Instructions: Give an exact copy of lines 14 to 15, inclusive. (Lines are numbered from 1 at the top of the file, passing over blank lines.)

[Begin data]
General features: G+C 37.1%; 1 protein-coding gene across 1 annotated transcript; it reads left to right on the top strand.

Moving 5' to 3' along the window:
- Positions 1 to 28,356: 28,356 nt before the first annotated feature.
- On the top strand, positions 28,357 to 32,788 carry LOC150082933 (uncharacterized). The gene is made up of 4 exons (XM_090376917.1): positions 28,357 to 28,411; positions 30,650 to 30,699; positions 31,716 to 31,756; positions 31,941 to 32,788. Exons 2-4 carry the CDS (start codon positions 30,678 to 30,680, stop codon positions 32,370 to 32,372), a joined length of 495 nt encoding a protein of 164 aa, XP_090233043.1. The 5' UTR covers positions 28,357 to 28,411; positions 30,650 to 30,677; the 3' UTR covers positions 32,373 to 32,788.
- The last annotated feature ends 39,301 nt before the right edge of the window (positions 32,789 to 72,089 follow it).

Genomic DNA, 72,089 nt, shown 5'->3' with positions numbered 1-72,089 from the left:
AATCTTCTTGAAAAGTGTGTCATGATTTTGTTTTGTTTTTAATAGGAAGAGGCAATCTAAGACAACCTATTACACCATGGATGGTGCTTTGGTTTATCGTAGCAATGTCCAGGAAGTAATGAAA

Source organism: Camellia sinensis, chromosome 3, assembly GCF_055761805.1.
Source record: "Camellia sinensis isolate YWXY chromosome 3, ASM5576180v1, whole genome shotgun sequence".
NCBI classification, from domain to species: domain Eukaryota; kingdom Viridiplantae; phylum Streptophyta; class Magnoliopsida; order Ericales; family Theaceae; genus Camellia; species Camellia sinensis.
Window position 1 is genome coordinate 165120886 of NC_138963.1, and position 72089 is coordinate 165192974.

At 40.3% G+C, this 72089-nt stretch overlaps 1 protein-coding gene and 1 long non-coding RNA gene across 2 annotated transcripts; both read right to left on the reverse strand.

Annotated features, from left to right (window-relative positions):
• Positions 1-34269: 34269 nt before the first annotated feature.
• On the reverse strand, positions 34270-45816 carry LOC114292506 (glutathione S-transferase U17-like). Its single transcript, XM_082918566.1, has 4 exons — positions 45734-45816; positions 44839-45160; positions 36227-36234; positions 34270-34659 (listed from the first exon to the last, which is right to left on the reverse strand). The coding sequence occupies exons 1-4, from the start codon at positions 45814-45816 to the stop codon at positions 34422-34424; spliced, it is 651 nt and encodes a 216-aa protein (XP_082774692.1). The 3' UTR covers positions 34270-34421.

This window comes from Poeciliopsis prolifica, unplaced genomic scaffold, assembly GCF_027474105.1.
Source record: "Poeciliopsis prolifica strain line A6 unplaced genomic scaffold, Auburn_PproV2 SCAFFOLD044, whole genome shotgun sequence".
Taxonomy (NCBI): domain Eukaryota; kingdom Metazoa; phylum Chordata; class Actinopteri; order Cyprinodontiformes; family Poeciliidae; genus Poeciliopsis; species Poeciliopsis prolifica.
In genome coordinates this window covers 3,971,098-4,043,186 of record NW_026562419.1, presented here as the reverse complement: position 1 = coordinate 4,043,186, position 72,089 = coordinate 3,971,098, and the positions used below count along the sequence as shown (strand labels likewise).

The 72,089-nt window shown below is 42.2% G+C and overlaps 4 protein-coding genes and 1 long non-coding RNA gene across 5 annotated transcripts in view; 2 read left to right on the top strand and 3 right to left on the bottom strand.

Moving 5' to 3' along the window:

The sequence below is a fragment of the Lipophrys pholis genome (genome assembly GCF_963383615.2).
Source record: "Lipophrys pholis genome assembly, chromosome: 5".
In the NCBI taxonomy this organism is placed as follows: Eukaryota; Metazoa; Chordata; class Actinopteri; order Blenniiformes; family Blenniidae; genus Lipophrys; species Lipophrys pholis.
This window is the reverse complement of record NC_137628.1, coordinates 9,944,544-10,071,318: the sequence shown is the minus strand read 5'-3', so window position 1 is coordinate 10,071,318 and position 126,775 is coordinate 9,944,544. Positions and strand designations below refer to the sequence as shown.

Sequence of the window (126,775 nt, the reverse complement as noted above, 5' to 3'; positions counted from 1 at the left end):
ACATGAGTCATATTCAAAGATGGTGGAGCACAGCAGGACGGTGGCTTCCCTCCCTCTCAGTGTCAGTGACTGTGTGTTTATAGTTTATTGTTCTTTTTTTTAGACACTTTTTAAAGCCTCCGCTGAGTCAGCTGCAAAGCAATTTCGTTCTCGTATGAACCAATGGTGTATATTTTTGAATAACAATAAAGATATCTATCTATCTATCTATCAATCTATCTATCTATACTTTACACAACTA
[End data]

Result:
• Positions 1-34269: 34269 nt before the first annotated feature.
• On the reverse strand, positions 34270-45816 carry LOC114292506 (glutathione S-transferase U17-like). Its single transcript, XM_082918566.1, has 4 exons — positions 45734-45816; positions 44839-45160; positions 36227-36234; positions 34270-34659 (listed from the first exon to the last, which is right to left on the reverse strand). The coding sequence occupies exons 1-4, from the start codon at positions 45814-45816 to the stop codon at positions 34422-34424; spliced, it is 651 nt and encodes a 216-aa protein (XP_082774692.1). The 3' UTR covers positions 34270-34421.